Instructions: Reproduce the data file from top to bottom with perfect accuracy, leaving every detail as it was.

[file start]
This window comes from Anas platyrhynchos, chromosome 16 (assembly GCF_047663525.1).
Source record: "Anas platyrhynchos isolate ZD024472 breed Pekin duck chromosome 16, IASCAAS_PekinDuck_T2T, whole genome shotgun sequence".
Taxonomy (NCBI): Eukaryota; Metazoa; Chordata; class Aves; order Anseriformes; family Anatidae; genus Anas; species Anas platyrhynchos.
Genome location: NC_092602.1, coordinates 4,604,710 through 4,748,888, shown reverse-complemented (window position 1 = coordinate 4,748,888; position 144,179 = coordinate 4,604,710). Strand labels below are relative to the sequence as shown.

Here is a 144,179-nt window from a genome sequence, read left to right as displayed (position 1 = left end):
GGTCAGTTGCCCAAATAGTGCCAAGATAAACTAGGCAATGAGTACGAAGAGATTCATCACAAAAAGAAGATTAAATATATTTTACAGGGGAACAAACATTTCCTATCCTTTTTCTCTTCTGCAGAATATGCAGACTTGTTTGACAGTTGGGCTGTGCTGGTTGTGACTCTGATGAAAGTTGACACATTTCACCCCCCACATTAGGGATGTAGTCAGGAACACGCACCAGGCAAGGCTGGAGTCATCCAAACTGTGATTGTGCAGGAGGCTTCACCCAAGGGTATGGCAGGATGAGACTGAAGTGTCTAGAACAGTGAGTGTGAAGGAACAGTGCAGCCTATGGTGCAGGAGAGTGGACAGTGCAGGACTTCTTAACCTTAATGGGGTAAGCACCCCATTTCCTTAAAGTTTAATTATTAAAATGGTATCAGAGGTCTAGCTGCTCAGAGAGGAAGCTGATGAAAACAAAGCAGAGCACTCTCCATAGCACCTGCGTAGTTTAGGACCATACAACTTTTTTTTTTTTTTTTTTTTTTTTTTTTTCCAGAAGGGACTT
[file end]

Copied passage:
This window comes from Anas platyrhynchos, chromosome 16 (assembly GCF_047663525.1).
Source record: "Anas platyrhynchos isolate ZD024472 breed Pekin duck chromosome 16, IASCAAS_PekinDuck_T2T, whole genome shotgun sequence".
Taxonomy (NCBI): Eukaryota; Metazoa; Chordata; class Aves; order Anseriformes; family Anatidae; genus Anas; species Anas platyrhynchos.
Genome location: NC_092602.1, coordinates 4,604,710 through 4,748,888, shown reverse-complemented (window position 1 = coordinate 4,748,888; position 144,179 = coordinate 4,604,710). Strand labels below are relative to the sequence as shown.

Here is a 144,179-nt window from a genome sequence, read left to right as displayed (position 1 = left end):
GGTCAGTTGCCCAAATAGTGCCAAGATAAACTAGGCAATGAGTACGAAGAGATTCATCACAAAAAGAAGATTAAATATATTTTACAGGGGAACAAACATTTCCTATCCTTTTTCTCTTCTGCAGAATATGCAGACTTGTTTGACAGTTGGGCTGTGCTGGTTGTGACTCTGATGAAAGTTGACACATTTCACCCCCCACATTAGGGATGTAGTCAGGAACACGCACCAGGCAAGGCTGGAGTCATCCAAACTGTGATTGTGCAGGAGGCTTCACCCAAGGGTATGGCAGGATGAGACTGAAGTGTCTAGAACAGTGAGTGTGAAGGAACAGTGCAGCCTATGGTGCAGGAGAGTGGACAGTGCAGGACTTCTTAACCTTAATGGGGTAAGCACCCCATTTCCTTAAAGTTTAATTATTAAAATGGTATCAGAGGTCTAGCTGCTCAGAGAGGAAGCTGATGAAAACAAAGCAGAGCACTCTCCATAGCACCTGCGTAGTTTAGGACCATACAACTTTTTTTTTTTTTTTTTTTTTTTTTTTTTCCAGAAGGGACTT